I’ve just spent a weekend at the beautiful Mana Retreat on the Coromandel Peninsula, where I led a winter solstice ritual for the community and helpers who had gathered for a big working bee.
On Sunday I had time for replenishment. At Mana, there are many choices. On this day I felt fit, and as the mist cleared, I decided to walk up the mountain.

In the still rhythm of walking, I could hear the mountain guiding me.

‘Take a staff,’ it said. ‘This will steady you.’
I had forgotten to pick one up from the big basket as I left, so I needed to search amongst the trees. The mountain had a staff ready and waiting (not one of the soft punga trunks in this photo, but a tough kanuka pole),

and it was true, the staff gave me steadiness as the path ascended steeply and at times it was hard to find a foothold.

‘Pause to notice what’s here’, said the mountain. Native flowers are quiet, not flamboyant. They are mostly white, because of being pollinated by moths at night. I paused, and discovered rangiora about to burst into flower.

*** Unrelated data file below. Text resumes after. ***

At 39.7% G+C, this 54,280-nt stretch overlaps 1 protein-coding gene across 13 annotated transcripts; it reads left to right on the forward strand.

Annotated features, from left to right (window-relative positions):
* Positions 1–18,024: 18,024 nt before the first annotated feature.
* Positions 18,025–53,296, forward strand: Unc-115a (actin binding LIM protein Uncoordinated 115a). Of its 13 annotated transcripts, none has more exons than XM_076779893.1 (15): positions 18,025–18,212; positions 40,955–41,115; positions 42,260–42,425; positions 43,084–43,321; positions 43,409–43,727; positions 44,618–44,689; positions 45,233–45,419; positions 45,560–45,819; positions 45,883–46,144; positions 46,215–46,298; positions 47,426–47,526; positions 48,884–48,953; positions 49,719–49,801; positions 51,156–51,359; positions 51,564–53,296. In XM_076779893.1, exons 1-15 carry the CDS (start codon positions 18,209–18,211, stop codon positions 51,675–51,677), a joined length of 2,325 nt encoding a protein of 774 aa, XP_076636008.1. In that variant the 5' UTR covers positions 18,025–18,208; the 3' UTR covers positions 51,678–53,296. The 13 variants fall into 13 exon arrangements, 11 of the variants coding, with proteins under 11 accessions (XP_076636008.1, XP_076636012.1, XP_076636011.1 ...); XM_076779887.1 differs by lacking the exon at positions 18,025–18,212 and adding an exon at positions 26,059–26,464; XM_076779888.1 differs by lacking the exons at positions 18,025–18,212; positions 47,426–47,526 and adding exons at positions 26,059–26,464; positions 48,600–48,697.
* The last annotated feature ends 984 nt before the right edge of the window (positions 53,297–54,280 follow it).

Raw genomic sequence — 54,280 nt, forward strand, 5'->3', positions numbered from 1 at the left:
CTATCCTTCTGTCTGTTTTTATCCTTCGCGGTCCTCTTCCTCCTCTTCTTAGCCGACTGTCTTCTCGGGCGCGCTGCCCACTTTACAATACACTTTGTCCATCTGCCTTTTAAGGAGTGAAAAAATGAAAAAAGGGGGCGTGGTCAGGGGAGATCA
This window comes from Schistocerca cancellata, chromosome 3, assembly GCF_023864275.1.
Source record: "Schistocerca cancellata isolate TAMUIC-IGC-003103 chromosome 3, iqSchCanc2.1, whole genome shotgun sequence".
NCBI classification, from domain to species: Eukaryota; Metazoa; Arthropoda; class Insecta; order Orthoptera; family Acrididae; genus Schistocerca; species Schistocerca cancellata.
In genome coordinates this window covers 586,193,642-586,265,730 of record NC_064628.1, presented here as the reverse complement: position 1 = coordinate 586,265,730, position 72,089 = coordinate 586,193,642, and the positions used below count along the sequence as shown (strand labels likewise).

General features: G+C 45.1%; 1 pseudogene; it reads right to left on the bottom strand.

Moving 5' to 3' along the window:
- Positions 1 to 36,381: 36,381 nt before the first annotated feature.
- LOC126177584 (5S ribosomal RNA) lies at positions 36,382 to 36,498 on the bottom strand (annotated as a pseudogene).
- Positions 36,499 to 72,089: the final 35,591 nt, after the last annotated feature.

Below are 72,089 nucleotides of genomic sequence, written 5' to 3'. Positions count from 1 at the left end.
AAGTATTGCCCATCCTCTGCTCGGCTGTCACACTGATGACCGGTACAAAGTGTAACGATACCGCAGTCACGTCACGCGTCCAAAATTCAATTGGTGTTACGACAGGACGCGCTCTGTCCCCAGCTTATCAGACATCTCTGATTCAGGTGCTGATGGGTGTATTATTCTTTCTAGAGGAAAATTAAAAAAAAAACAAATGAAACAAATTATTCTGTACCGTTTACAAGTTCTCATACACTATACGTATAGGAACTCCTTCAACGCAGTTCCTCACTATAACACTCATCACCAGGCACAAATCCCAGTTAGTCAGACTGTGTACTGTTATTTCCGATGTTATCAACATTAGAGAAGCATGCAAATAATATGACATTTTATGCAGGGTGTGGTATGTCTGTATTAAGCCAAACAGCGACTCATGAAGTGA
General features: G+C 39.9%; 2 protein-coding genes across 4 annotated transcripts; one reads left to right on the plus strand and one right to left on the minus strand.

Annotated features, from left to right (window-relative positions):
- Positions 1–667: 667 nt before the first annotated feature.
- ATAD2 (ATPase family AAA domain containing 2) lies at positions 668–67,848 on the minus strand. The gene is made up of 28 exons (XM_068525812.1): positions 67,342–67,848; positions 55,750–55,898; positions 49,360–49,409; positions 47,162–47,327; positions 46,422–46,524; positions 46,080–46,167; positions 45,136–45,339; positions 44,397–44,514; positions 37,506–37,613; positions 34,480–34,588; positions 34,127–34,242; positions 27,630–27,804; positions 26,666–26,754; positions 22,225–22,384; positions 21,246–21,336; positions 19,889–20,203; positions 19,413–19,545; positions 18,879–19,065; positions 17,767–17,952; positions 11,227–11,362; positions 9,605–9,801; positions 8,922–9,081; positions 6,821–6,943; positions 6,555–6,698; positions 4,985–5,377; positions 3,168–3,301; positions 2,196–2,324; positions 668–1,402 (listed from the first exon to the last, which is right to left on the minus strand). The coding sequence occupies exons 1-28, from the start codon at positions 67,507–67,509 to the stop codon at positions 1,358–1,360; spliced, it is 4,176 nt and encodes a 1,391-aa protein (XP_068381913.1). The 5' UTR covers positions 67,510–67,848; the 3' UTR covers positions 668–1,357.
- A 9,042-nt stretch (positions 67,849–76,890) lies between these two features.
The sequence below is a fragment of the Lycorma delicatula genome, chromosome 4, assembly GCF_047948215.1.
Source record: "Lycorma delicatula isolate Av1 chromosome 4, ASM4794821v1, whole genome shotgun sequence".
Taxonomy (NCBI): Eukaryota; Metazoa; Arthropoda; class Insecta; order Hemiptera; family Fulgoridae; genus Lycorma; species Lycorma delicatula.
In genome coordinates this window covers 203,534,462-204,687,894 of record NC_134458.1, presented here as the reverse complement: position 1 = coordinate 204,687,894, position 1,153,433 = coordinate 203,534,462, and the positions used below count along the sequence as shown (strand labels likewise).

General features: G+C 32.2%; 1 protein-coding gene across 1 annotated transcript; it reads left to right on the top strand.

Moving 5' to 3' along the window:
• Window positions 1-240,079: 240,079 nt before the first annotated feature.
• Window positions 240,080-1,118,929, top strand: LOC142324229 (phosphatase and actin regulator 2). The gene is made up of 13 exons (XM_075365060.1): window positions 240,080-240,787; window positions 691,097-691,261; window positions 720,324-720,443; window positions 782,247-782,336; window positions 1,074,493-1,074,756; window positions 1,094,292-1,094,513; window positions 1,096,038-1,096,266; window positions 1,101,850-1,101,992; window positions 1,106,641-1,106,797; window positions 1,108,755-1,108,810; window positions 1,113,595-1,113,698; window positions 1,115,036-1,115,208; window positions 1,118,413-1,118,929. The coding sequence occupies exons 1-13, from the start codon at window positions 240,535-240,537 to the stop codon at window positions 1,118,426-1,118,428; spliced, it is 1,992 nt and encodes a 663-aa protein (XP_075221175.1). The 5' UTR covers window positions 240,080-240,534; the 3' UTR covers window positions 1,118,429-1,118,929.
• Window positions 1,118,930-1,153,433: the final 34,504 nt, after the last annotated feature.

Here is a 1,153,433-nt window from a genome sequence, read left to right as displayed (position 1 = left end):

‘You will be supported,’ said the mountain, and so I was, with a sign just as I was feeling lost, or a foothold cut into a steep part, when I was faltering.
‘And when you think you have reached the top, know that it is not really the top.
Take some breaths and gather more energy.’
‘Now is the time to stop and rest.’

‘Lifted high above dwellings and roads, ¬†bushes and tree tops, up in the realm of bird song, pause to drink in a new perspective.’

To descend from such a height is sometimes more challenging than to ascend. In my next post, I will tell you how the mountain guided me, and what I found. But for now, dear reader, we have climbed enough. Take a rest with me, and enjoy the view.